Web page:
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A man who started drinking at the age of just 14 and ended up knocking back a litre of vodka or gin every night has opened up about how he managed to ditch booze.
Paul Lock, 45, was still just a young teen when he first tried alcohol completely unaware about the long and harrowing journey it would lead him on.
From there it escalated until it got to the point Paul was drinking more than an entire litre of booze per night - sometimes starting at midday and not stopping until 6am.
Painter Paul said: "If I wasn't going out, I'd binge drink on my own at home.
"I didn't suffer from hangovers so there was no off switch.
"When I drank, I would typically only stop drinking when I ran out of money, the venue closed, I'd drunk all the alcohol I had or I was so drunk I could barely walk."
Drinking took its toll on Paul and left him with depression and anxiety - aged 28 Paul had a mental breakdown and was signed off work, unable to leave his home or face life outside.
Despite trying medication and therapy, Paul says neither worked, so he would go back to booze to numb his feelings.
"It was anxiety and depression," he said. "I couldn't leave the house for six weeks. I completely lost it.
"I had a panic attack in the past but this was different, I completely lost the plot. I couldn't face life outside the front door.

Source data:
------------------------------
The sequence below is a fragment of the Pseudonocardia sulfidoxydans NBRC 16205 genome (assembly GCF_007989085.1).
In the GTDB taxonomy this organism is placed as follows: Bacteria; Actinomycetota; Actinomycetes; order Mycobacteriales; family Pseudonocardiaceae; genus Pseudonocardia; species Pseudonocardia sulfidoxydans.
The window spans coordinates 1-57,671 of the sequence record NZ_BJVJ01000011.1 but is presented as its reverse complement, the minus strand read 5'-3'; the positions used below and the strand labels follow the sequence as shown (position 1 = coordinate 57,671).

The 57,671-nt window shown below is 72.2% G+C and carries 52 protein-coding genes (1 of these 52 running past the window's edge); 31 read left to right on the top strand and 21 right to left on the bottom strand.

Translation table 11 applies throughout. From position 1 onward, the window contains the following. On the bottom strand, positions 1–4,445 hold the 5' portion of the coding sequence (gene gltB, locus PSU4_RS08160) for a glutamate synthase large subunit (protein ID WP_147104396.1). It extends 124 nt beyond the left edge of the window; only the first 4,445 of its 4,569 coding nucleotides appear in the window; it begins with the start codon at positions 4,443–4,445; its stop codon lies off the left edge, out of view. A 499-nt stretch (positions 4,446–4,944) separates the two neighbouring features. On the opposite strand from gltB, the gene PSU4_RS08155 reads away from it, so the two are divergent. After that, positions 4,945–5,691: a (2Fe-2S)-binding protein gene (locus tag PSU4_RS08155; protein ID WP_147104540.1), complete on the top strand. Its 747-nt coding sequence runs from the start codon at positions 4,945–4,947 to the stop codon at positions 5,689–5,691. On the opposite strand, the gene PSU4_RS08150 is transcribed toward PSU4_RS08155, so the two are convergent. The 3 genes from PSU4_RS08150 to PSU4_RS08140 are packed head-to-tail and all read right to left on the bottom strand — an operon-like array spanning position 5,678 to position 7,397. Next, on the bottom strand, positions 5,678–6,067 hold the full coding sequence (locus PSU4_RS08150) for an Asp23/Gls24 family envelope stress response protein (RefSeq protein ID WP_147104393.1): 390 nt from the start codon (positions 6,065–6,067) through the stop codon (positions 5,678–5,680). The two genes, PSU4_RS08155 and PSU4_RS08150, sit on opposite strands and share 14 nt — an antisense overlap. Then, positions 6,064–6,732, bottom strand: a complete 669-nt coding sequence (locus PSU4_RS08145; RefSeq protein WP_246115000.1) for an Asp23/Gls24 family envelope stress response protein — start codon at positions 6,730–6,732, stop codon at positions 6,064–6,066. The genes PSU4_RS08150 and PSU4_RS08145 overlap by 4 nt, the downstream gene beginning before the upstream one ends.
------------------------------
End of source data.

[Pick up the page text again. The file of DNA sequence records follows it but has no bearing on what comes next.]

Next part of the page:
"Deep down I knew it was a problem, I knew I was going to kill myself."
But among all this, Paul he met his wife Emma Lock in 2005 and they had a daughter together in 2008.
And it was his young daughter that led to him wanting to make a change in 2010.
He said: "My daughter was two years old; I remember her walking in our bedroom in the morning as she did every morning with a huge smile on her face.
"It was about 7.30am. I looked at her and thought, where have I gone wrong?
"That's when it started to change."
Paul decided to go cold turkey and pack in drinking alcohol altogether - but it wasn't easy.
He said: "I felt like my head was going to explode, my mind would race so fast. I couldn't sleep, it was a little like torture, it felt manic in my mind."
In 2011, Paul decided to channel his energy into something else and took up painting, where he ended up becoming such a success that he was able to leave his job and become a full-time painter, with his pieces selling for as much as £15,000 ($20,000).
He also set up a programme helping prisoners who struggle with addiction issues, called 'Beyond Recovery'.
Paul said: "I feel at peace, I feel like I've found a home inside me. I've lived a lifetime, I can't believe I'm only 45.
"I just love seeing my daughter every day. I love my studio and I love my little life.
"If I hadn't gone through my journey and learnt about life, there was no way I would be able to paint.
"For me, it can be an emotional journey. Painting is like a metaphor for life, as you start with a blank canvas."
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